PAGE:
There are a lot of things that make the US a fantastic place to live. Its tax code is not one of them.
No matter where you live in the world, if you are a US citizen, you’re on the hook for paying your proverbial fair share of taxes. If you are a new US citizen living stateside and have a green card, consider that your ticket to share in the fun of giving Uncle Sam a portion of your hard-earned cash. Lucky you.
Unlike most other civilized nations, the US taxes its citizens and green card holders on their income wherever it’s earned. The complicated tax code itself is rife with complex reporting requirements that include severe potential penalties for those who fail to comply.
In 2010, the IRS decided to play hardball with those who didn’t file. With its backing, the US Congress passed Foreign Account Tax Compliance Act (FATCA), which forcefully pushed foreign banks and other financial institutions to provide information on US citizens who were hiding millions in offshore accounts.
The IRS Has a Heart for the Innocents?
While the stated effort of the FATCA is understandable, many US citizens and green card holders who simply didn’t understand or even know about their tax responsibilities became entangled in its web.
For many, the actual reasons for not filing were and are usually quite benign. The most common are:
- I have an offshore account and didn’t know that it was subjected to US tax laws;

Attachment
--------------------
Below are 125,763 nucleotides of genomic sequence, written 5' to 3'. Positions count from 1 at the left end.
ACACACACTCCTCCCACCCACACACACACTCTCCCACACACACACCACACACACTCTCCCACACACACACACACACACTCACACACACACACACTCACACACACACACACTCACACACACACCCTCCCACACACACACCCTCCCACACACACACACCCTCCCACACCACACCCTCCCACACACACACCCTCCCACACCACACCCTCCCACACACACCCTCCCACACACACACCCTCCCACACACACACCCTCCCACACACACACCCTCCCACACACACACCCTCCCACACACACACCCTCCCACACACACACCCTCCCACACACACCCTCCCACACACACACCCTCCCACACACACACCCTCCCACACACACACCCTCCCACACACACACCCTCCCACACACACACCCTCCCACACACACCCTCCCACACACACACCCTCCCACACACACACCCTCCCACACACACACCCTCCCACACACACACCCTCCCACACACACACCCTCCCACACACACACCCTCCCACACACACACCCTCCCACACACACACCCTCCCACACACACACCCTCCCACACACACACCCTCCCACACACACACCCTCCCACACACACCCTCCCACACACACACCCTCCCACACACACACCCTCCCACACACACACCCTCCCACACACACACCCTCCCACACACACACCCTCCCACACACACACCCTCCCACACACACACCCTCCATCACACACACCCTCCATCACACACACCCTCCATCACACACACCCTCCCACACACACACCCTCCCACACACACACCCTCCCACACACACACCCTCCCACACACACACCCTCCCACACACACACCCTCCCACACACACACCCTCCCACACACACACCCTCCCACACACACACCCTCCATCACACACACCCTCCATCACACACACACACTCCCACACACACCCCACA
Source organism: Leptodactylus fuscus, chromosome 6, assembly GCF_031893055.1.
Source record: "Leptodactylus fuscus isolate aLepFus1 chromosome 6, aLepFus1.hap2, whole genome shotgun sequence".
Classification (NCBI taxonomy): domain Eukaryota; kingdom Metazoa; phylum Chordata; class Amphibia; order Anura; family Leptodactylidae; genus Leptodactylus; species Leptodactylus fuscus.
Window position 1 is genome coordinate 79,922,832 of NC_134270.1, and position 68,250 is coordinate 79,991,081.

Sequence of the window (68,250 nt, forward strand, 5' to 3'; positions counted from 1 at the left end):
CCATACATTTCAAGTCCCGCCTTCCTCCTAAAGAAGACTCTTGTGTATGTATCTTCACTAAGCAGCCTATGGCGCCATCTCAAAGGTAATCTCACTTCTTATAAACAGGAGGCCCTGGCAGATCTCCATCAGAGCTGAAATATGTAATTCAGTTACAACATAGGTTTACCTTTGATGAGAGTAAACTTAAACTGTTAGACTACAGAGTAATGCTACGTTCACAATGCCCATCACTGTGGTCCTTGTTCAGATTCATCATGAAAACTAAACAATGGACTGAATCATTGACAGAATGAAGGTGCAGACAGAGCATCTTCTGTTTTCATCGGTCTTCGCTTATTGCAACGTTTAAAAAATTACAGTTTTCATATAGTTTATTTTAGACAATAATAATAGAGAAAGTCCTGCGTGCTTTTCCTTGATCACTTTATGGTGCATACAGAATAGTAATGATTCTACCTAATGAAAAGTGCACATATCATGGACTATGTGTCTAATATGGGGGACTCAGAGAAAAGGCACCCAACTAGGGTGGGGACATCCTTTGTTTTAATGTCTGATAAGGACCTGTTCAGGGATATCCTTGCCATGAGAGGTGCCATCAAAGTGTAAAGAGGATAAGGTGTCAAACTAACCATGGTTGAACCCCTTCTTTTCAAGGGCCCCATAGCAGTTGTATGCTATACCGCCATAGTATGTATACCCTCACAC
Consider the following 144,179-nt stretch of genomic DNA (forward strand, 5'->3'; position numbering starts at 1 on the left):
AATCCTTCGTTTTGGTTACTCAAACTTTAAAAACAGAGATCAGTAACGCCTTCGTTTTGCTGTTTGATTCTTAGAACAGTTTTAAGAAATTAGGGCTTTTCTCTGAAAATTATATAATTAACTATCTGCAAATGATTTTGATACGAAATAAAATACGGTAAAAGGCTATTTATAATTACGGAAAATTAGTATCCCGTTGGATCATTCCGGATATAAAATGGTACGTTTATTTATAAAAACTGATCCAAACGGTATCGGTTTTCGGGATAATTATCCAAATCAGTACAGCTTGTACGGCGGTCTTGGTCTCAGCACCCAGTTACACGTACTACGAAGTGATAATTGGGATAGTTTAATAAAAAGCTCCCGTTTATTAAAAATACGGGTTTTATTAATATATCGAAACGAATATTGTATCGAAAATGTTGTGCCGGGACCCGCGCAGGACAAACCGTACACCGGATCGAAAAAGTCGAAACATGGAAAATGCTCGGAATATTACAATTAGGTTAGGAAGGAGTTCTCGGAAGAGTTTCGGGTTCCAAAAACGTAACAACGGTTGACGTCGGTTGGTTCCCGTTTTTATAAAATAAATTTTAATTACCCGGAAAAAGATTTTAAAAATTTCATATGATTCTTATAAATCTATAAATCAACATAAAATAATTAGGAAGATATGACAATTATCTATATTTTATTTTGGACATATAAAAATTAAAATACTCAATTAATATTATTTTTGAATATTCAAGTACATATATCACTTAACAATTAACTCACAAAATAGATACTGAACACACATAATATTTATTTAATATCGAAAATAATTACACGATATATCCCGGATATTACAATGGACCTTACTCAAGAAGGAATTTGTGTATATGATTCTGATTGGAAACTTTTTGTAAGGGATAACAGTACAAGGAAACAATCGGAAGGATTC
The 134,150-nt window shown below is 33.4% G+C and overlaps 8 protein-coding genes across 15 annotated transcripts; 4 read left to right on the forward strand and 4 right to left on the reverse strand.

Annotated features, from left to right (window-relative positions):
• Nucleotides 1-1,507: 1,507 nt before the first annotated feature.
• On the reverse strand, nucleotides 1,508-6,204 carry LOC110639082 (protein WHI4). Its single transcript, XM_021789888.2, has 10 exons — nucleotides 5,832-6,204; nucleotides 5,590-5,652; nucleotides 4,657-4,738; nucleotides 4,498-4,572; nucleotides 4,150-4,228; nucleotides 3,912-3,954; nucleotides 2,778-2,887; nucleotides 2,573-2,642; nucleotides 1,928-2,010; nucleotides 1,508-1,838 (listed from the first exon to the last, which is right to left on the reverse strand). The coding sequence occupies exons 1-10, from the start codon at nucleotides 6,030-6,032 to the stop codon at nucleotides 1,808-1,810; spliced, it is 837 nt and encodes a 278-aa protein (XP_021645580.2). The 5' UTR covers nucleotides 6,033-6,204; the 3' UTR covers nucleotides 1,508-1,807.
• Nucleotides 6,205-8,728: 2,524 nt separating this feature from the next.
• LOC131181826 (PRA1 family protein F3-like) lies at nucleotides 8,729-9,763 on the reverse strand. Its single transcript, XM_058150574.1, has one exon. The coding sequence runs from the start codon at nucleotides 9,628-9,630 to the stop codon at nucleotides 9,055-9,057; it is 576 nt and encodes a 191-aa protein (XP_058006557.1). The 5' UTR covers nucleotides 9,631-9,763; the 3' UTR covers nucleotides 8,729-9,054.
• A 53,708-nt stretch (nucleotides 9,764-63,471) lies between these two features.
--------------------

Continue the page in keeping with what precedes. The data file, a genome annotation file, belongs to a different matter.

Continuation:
- Once I got my green card, I had no idea I still had to pay taxes on money I earned in my homeland;
- My life is just too darn busy; or
- I can’t afford to pay my taxes.
While we won’t go so far as to say the IRS has a heart, we will give credit where it’s due and acknowledge they are being somewhat human.
In 2012, the IRS established a new streamlining filing system for non-resident US citizens and ones with green cards, with the realization that many had not paid their taxes on time because of honest mistakes but now want to comply with the law.
The financial benefit to streamlining and settling up is fairly sizable as well. Taxpayers residing in the US whose failure to report foreign financial assets and pay all tax due on those assets was not the result of willful conduct are subject to only a 5% miscellaneous offshore penalty.
Contrast that with taxpayers whose conduct in not filing was willful: they pay a much higher 27.5% miscellaneous offshore penalty.
Tax Law is Confusing But We’re Geeks: Work With Us for One Small Fee to Ensure It’s Done Right
For a flat fee of $195, we can clear your tax lien, regardless of how many years worth of taxes you owe.
We know the tax code inside and out and from front to back. We’re geeky that way. We’re experts at helping people who have honestly been overlooking their tax requirements.
For the one-time fee of $195, you can rest easy that we will make sure the IRS knows you’re not one of the bad guys, and that all of the proverbial paperwork –the IRS loves its paperwork – will be completed and filed properly, and you can get on with living.
To get the ball rolling, send an email to Eric Stuhler at email@example.com.